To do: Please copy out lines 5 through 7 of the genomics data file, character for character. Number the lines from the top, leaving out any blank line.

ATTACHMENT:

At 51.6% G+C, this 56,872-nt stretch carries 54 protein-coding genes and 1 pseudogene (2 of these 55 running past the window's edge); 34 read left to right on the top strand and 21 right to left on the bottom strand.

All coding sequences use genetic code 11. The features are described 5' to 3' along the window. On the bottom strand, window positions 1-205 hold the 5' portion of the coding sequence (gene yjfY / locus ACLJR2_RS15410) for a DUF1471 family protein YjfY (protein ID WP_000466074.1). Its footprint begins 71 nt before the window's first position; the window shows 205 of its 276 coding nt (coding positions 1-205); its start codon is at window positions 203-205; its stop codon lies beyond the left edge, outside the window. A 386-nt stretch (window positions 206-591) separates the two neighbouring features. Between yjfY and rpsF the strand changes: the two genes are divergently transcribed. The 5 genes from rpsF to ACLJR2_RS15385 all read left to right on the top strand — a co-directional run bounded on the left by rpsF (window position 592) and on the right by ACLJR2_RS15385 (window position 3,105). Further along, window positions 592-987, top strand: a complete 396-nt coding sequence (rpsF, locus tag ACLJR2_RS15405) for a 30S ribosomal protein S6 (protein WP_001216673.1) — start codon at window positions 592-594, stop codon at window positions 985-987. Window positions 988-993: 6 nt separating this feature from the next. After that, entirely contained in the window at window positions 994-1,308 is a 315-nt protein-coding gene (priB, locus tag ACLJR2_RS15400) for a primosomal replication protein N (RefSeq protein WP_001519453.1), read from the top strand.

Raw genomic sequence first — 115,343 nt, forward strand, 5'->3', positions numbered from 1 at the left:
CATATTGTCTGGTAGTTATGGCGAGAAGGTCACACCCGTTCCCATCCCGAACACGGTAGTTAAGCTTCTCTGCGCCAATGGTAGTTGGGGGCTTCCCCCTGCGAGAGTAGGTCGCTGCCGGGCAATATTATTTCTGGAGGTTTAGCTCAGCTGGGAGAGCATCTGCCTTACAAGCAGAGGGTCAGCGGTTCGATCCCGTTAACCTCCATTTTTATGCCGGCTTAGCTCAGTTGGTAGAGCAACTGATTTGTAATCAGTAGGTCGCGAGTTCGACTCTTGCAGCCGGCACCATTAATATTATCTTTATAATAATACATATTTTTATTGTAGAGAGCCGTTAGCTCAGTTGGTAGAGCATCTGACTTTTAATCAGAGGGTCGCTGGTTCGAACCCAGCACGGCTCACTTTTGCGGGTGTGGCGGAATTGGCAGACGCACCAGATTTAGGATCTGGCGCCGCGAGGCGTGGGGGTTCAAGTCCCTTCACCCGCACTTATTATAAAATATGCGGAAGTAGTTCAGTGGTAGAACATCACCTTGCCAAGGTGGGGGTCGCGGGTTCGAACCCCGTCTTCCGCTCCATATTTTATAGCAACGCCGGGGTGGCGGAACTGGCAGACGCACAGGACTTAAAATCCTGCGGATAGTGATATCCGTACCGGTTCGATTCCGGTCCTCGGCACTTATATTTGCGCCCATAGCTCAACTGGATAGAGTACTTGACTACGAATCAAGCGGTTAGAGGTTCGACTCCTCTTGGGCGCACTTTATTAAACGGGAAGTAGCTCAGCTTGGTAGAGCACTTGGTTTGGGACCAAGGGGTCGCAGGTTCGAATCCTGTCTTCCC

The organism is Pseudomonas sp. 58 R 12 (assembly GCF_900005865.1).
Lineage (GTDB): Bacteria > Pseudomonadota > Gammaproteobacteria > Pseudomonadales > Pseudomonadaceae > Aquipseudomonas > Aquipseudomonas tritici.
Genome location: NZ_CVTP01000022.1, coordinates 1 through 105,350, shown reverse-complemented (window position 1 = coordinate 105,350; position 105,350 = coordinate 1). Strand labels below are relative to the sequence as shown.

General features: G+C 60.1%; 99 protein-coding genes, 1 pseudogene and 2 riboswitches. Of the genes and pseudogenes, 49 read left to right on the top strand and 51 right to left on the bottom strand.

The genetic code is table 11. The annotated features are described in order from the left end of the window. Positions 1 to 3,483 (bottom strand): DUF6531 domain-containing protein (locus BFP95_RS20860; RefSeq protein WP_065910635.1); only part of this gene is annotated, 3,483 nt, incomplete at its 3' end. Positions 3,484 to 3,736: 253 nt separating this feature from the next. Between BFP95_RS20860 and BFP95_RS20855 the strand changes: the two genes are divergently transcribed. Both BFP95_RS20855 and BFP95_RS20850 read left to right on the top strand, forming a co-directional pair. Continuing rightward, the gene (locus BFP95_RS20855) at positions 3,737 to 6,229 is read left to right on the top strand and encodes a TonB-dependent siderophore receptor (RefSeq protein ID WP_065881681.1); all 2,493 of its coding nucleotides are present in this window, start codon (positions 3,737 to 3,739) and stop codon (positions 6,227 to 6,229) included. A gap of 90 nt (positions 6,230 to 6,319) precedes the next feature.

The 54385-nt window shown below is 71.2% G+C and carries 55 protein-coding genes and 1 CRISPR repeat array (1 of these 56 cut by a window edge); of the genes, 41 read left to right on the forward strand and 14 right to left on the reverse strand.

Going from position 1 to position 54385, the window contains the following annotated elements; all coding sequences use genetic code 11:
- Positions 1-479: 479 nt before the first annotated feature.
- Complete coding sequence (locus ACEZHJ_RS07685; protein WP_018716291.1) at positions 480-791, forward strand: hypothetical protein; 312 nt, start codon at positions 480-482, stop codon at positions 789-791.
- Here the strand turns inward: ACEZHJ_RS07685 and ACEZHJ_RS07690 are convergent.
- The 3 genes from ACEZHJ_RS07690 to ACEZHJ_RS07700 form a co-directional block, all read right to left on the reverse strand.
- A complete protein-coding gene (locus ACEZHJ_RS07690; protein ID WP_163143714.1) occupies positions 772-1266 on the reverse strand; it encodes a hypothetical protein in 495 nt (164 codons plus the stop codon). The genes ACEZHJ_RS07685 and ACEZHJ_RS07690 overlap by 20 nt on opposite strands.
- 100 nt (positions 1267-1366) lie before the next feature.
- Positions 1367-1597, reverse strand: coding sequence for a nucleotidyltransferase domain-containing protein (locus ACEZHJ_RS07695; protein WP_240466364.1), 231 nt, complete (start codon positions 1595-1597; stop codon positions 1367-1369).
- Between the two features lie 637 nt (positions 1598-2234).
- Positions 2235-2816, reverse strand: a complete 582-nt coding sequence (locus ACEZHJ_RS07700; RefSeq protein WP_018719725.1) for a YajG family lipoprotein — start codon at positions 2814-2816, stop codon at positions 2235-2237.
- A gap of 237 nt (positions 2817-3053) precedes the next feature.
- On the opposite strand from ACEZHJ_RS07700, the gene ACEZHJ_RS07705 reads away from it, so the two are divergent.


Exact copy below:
The organism is Pseudomonas sp. 58 R 12 (assembly GCF_900005865.1).
Lineage (GTDB): Bacteria > Pseudomonadota > Gammaproteobacteria > Pseudomonadales > Pseudomonadaceae > Aquipseudomonas > Aquipseudomonas tritici.
Genome location: NZ_CVTP01000022.1, coordinates 1 through 105,350, shown reverse-complemented (window position 1 = coordinate 105,350; position 105,350 = coordinate 1). Strand labels below are relative to the sequence as shown.